Saying Goodbye to the Baby Stage


We decided – 100% sure – that our family of four was complete.

Done with diaper duty, tummy time, and night-owl nursing. That means every item of clothing and every toy younger than my youngest can go, right? It’s all boxed up – aside from the few toys the kids identified as their “favorites,” despite forgetting said toys even existed. (Pro tip: evacuate toys under the veil of darkness.)

After the magical holiday dust settled in January, and new toys set up camp in every spare corner of the house, it was clearly time for a purge. First stop: baby gear.

Shape sorters, rattles, four-piece puzzles, duplicate books, and unused blankets. I removed the box from the closet and exhaled at the liberating, open carpet space beneath it (it’s the little things).

And then I paused.

baby stage

I reached in and held a smiling plush sun the size of my palm, the toy that hung from the activity mat where both boys played every day as infants. The toy my oldest reached for day after day, batting at the dangling ring and watching it sway above him until he triumphantly caught it in his grip.

Can I part with this? What would I even do with it if I kept it? Doubts about decluttering crept into my psyche. Item after item, memories flooded in and chipped away at my resolve.

I turned them over and over in my hands, waffling on their destination box: donate or keep. Part of me is beyond ready to say goodbye to the baby stage – the sleep deprivation, the inconsolable cries, the isolation… The other part wants to go back, if only for a day, to bask in baby snuggles.

The timeless and bittersweet paradox of parenthood.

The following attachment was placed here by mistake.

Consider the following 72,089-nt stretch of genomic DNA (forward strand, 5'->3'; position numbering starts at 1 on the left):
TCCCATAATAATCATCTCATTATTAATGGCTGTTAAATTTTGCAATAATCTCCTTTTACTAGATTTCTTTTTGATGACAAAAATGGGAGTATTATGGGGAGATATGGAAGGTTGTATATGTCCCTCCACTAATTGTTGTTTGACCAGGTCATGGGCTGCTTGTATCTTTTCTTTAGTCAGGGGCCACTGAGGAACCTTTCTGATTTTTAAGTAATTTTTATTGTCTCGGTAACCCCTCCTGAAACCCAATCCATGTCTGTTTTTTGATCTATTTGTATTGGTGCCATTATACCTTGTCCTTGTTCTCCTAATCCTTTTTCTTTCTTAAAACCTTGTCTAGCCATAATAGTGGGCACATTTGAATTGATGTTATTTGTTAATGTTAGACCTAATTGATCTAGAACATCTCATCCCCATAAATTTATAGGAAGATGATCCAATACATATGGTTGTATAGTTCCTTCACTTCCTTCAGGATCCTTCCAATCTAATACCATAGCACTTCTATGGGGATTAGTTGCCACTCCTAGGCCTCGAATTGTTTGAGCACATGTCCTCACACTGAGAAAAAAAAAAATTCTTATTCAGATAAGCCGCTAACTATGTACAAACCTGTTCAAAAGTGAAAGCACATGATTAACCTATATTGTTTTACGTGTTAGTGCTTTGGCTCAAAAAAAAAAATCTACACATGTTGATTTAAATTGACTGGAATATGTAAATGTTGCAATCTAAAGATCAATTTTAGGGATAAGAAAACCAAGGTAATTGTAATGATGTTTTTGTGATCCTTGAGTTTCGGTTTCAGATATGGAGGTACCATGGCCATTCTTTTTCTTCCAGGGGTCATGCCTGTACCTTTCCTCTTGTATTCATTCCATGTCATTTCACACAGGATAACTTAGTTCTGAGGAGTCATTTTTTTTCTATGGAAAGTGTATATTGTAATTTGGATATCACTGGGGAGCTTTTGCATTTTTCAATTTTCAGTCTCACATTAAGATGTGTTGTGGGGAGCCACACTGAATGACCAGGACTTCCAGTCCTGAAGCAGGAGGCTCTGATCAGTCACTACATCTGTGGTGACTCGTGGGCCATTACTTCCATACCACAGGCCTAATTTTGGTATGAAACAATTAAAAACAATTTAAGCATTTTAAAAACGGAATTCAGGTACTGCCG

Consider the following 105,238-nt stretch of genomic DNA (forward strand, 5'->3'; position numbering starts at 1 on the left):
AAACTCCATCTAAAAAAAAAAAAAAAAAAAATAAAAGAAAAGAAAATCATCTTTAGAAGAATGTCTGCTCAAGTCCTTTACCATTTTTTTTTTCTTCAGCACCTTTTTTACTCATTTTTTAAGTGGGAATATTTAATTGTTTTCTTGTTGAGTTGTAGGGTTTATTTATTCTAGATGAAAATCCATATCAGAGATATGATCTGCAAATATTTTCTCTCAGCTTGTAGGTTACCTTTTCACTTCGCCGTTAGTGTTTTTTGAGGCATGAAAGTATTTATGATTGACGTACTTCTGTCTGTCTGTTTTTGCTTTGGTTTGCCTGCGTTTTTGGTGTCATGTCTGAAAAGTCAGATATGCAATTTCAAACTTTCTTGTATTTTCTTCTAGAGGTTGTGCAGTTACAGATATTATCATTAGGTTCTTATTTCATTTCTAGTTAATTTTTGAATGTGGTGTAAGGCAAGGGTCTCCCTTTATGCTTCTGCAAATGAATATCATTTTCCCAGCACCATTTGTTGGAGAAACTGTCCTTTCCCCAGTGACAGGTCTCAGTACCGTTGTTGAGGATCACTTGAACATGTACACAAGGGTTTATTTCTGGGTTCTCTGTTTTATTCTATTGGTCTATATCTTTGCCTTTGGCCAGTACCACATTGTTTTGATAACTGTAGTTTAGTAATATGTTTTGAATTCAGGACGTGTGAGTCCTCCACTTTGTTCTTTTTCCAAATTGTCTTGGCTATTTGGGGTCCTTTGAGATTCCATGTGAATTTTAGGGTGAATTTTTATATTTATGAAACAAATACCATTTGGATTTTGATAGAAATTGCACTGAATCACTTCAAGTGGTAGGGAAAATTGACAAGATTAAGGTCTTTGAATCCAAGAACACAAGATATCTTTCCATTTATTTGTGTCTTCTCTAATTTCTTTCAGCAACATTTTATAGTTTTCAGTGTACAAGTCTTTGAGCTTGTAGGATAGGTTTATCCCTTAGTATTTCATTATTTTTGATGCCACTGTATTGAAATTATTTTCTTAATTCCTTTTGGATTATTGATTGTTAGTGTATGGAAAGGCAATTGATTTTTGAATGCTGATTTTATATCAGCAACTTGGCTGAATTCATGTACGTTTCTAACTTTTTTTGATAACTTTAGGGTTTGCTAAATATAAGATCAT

On theme with this enigma of clinging and letting go, there are items that are easier to release than others. Obnoxious musical toy? Sayonara. Little plush pacifier they clung to as their eyes fluttered to sleep? Oh, my heart.

When I finally and halfheartedly gathered a box full, I drove it over to the donation center, handing it over to the volunteer who stood before large overflowing bins. He plunked my memories into the pile, and they became just things once again. Though now they were things that would no longer collect dust in my closet and could bring joy to someone else.

In the end, it’s just stuff. The memories aren’t packed up in those boxes. They’re captured in photos. They’re in the stories we share with the boys about the days they were too young to remember, cementing moments in their memories.

There is still something about the way an object, sound, smell or texture can trigger a memory we forgot we had. It can sweep us away into a moment long forgotten but still treasured in our core.

As you may suspect, a few items found their way back into the closet. Maybe my grandkids will play with them someday. Maybe they’ll be a fun discovery for my kids in a decade or two.

Or maybe they’ll just be there for me to travel back in time, if just for a moment, to the exhausting yet oh-so-sweet baby stage.


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